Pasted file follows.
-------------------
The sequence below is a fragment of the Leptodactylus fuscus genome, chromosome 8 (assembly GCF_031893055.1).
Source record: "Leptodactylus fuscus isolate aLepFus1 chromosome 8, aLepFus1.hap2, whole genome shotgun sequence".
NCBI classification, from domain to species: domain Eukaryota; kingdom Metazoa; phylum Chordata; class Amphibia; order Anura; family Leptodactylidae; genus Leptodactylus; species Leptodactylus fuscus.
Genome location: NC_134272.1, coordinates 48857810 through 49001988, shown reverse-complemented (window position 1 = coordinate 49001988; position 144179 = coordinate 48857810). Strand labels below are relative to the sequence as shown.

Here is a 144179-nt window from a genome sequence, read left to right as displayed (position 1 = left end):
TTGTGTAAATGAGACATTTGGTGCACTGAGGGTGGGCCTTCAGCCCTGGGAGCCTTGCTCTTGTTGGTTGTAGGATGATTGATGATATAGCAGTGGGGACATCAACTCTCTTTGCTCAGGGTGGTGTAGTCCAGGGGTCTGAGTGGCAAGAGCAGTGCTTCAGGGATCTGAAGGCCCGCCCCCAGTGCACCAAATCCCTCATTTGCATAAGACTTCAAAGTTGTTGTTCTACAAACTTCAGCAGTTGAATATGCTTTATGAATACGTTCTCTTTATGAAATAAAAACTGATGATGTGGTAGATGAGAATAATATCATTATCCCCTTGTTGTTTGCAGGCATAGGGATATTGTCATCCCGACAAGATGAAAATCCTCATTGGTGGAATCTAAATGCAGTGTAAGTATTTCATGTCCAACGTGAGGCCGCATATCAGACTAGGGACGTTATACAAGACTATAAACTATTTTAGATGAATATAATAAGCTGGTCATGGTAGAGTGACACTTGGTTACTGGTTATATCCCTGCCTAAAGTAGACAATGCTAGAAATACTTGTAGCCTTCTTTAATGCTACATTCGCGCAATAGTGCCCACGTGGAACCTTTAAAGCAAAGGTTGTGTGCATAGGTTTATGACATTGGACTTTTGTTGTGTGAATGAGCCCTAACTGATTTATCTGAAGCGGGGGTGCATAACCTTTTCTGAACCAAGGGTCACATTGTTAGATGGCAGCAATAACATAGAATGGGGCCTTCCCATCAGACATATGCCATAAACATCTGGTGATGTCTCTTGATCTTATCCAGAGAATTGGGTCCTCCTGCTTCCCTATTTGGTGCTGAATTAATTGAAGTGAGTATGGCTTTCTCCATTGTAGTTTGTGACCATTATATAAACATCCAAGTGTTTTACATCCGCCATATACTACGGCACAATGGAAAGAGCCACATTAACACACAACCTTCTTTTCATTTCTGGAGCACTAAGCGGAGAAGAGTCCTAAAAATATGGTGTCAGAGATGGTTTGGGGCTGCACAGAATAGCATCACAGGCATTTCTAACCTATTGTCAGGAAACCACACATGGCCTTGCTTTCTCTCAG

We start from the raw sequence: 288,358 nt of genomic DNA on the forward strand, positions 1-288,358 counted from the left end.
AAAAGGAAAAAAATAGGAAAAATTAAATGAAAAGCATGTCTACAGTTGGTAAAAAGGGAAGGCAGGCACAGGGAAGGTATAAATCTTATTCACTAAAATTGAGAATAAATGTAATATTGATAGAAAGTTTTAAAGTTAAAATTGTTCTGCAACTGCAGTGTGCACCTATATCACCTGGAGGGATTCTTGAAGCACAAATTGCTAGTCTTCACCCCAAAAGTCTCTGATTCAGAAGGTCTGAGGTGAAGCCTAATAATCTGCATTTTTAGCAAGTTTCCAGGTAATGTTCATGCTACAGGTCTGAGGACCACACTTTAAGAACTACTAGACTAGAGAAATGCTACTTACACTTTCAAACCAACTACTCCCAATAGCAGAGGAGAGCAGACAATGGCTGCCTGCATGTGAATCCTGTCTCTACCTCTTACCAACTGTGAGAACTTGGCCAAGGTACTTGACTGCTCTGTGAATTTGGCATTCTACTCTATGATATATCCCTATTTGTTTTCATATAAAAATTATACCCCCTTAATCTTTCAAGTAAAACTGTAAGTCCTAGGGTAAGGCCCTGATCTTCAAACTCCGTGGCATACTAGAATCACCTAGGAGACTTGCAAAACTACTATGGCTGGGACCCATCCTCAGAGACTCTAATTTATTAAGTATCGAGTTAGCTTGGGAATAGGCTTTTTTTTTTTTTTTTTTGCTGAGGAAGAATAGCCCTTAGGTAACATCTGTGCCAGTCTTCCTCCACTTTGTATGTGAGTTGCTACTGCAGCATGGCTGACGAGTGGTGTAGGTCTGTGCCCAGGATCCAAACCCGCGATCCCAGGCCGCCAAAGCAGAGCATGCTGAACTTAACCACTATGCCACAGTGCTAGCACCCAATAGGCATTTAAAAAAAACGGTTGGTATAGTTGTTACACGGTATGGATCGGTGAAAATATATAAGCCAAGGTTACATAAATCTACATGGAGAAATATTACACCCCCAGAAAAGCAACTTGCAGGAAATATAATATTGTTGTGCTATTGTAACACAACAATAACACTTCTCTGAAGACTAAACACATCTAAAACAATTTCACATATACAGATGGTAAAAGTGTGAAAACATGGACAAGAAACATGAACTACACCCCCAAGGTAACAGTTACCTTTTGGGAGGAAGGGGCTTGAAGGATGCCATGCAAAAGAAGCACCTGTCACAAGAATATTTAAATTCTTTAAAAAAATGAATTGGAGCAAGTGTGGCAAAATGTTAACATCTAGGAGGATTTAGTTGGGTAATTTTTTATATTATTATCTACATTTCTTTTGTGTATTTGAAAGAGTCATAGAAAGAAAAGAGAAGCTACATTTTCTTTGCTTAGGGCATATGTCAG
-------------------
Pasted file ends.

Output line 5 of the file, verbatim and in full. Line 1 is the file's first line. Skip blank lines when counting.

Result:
Here is a 144179-nt window from a genome sequence, read left to right as displayed (position 1 = left end):